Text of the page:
What Pomegranates Symbolize
The symbolism of pomegranates in Jewish culture is immense. Pomegranate is almost everywhere, from the Song of Songs, portraying love, to rituals for Jewish holidays, portraying human values. The presence of pomegranate in important Jewish rituals works as the connection between the viewer and the painting to make it feel familiar.
The pomegranate symbolizes knowledge, righteousness, and wisdom in Jewish culture. It is said that pomegranates have 613 seeds, and each of them represents one of the 613 commandments. While the number of seeds isn’t consistent, the sentiment is.
Pomegranate is also known to make appearances as a historical symbol. For example, it was seen on some ancient Judean currencies. King Solomon is also said to have his crown designed after the pomegranate, and the structure is also present on the Torah scroll covers.
Pomegranates in Jewish Feasts
But the most visible presence of pomegranates in Jewish culture is on Rosh Hashanah (Jewish new year).
Pomegranates are a common item for the second night of Rosh Hashanah. On the first night of Rosh Hashanah, prayers are said over apples, wine, and challah sweetened with honey.
On the second night, however, custom calls for prayers over a fruit that hasn’t been eaten in a long time. Pomegranates fill the place of “fruit that hasn’t been eaten in a long time” pretty regularly. Even the prayer said during the first night of Rosh Hashanah includes pomegranate symbolism (may our lives be full of merits like the pomegranate is full of seeds).
The symbolism aside, the pomegranate and Rosh Hashanah are very closely related. The pomegranate during Rosh Hashanah doesn’t just represent wisdom or knowledge; it also represents a new beginning and familial bond. The promise of new beginnings, the hope, and the closeness – these are all related to Rosh Hashanah and, in some ways, pomegranate.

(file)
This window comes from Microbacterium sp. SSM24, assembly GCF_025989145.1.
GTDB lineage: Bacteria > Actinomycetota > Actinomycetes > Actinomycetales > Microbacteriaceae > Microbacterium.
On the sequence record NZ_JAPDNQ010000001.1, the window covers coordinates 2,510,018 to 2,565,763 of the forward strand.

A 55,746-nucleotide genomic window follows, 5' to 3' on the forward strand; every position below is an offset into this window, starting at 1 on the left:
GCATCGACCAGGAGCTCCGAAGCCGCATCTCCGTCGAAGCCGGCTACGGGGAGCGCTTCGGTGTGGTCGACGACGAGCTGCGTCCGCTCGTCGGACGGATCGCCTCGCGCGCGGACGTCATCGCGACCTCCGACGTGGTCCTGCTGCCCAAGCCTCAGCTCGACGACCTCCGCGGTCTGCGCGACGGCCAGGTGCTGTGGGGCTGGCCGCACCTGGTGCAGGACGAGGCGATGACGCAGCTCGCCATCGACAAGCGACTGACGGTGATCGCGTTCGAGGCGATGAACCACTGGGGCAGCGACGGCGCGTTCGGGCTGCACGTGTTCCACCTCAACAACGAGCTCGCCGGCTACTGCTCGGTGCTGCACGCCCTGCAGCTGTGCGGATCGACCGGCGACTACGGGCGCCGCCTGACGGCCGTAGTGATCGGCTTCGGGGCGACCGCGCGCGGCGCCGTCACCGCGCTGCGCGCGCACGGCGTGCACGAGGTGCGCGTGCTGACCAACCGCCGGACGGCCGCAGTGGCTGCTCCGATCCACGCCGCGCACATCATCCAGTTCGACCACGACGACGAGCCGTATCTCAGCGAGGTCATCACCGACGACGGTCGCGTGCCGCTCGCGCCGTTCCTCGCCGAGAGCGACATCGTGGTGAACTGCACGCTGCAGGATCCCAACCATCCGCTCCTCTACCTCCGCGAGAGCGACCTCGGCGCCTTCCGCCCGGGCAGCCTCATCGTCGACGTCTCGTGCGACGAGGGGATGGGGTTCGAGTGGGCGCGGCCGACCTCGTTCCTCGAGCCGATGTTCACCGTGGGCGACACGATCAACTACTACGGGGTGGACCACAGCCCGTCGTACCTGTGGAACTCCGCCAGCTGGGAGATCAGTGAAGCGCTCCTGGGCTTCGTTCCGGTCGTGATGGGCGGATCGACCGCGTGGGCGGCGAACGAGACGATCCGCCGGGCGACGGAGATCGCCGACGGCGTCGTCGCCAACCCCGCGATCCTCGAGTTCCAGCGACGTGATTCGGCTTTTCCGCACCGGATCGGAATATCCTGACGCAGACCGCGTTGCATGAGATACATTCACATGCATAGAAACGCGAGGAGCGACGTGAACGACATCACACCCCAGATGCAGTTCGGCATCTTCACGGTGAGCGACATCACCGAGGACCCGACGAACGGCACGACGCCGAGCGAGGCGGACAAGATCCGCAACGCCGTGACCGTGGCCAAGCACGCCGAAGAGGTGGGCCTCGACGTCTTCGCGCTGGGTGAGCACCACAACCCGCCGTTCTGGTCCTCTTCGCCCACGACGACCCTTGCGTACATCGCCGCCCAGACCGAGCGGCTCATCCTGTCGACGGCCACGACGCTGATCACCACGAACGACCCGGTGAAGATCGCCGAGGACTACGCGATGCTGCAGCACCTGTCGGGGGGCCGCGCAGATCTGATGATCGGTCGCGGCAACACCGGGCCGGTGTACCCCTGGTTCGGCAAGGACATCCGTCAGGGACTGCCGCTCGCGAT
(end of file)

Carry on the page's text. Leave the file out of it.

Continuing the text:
For some people, a pomegranate in itself symbolizes Rosh Hashanah, and that’s what the painting reminds the viewer of – hope, wisdom, a new beginning, and above all, the root of it all comes back to the viewer through this painting.
Is the Painting for You?
Yes, if you’re looking for something that isn’t overly bright or to use in a professional setting. The painting is 50 cm x 50 cm, so you won’t need a lot of space for it. Since the color palette is more on the toned-down side, it will be suitable for pretty much every living space. But this is most suitable for you if you want something more personal to you or something that’s a part of your identity.
If you don’t want the physical painting, you can also get a digital copy of it for a much lower price. So, if you want flexibility, digital is the go-to option.
Where can you get it?
You can get both the physical painting on canvas and the digital print on canvas here.
“Granadas” is a painting that makes the viewer take their time and slowly appreciate the painting’s beauty. The color palette of this paint fully captures the somber side of the Jewish culture and highlights some of the core values. So, if you want something that’s a little personal for you or just a good painting that goes with your taste, feel free to check out Granadas.